• Hi Michelle! It’s always so nice to hear from fellow DGF-ers! Thank you so much for checking out my dessert blog. I had no idea you were living in the Azores…It must be so beautiful there! If you end up making this recipe and rolling out the dough seems like a tedious step to you, you could also shape the cookie dough into a thick log, freeze it until it becomes chilled and hard, and then cut the cookie log into thin slices. You can then place the sliced cookies on a baking sheet that has been covered with parchment paper and bake them off! That’s another way to make the shortbread cookie part if you don’t have a rolling pin or if you’re not so much into rolling dough.

      • Thanks! Yeah, I always try to get out of rolling out dough if I have to! Although the scalloped edges are nice (not sure if I own that cookie cutter though). I’ll probably go that way. I love slice and bake recipes! Yes, it is beautiful here. A lot farther away from Spain than I originally thought, though! It’s very green here. This will be our last year here as the DoDDS school is closing here. (My husband teaches.)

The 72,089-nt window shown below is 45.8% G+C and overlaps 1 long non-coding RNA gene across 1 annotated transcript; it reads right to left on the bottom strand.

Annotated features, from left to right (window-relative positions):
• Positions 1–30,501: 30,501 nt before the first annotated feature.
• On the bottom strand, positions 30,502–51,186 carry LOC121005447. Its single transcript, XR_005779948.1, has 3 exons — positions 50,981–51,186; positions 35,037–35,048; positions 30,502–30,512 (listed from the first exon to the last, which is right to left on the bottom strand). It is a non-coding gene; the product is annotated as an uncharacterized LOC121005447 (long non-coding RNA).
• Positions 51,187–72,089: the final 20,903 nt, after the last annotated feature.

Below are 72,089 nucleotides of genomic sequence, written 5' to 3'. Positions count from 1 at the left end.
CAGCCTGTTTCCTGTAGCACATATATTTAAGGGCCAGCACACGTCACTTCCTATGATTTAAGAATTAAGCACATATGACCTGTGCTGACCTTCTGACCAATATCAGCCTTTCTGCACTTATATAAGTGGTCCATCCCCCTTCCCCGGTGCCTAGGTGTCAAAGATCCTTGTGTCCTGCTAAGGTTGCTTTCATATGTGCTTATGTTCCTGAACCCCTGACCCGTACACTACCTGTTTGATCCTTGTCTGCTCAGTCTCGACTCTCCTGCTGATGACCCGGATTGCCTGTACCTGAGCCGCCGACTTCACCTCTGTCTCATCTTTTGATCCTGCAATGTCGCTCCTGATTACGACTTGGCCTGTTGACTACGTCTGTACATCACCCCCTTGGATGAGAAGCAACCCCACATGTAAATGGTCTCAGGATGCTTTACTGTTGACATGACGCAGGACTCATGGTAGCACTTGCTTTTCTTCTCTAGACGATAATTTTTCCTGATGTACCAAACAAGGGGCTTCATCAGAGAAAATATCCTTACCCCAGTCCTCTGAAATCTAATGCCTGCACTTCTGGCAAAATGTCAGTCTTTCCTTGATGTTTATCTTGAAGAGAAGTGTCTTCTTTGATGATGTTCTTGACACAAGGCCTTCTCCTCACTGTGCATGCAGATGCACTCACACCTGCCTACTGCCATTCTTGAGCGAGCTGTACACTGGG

2. Scrumptious!

  3. Oh, my, wow. These look AMAZING!

  4. You sure don’t have to convince me, Vane – I freaking love figs! If only they weren’t so expensive, I’d eat a lot more of them. These photos are gorgeous and I’m loving the shortbread cookie/fig/balsamic combo.

    • Thanks Nancy! I freaking love figs too! Obviously, right? Hahaha.

  5. Yum yum yum! Sold out to this gorgeous and delicious dessert. Thanks for sharing :)

  6. Omg your photos are gorgeous! And I love this recipe… some of my favorite flavors all rolled into one delicious bite! So happy to have met you this afternoon at IFBC. :)

    • Hi Allie! I’m so happy that you have stopped by! It’s so nice to have met you at IFBC this past weekend. :)

  7. These are perfection! I am a sucker for figs and goat cheese together in any form, but to put it on a shortbread cookie is pure genius. Love this so much and love your beautiful blog! Excited to keep following you :)

    • Hello and thank you so much for stopping by and visiting my blog! Yes, I don’t think you can go wrong with goat cheese, figs, and pine nut short bread cookies!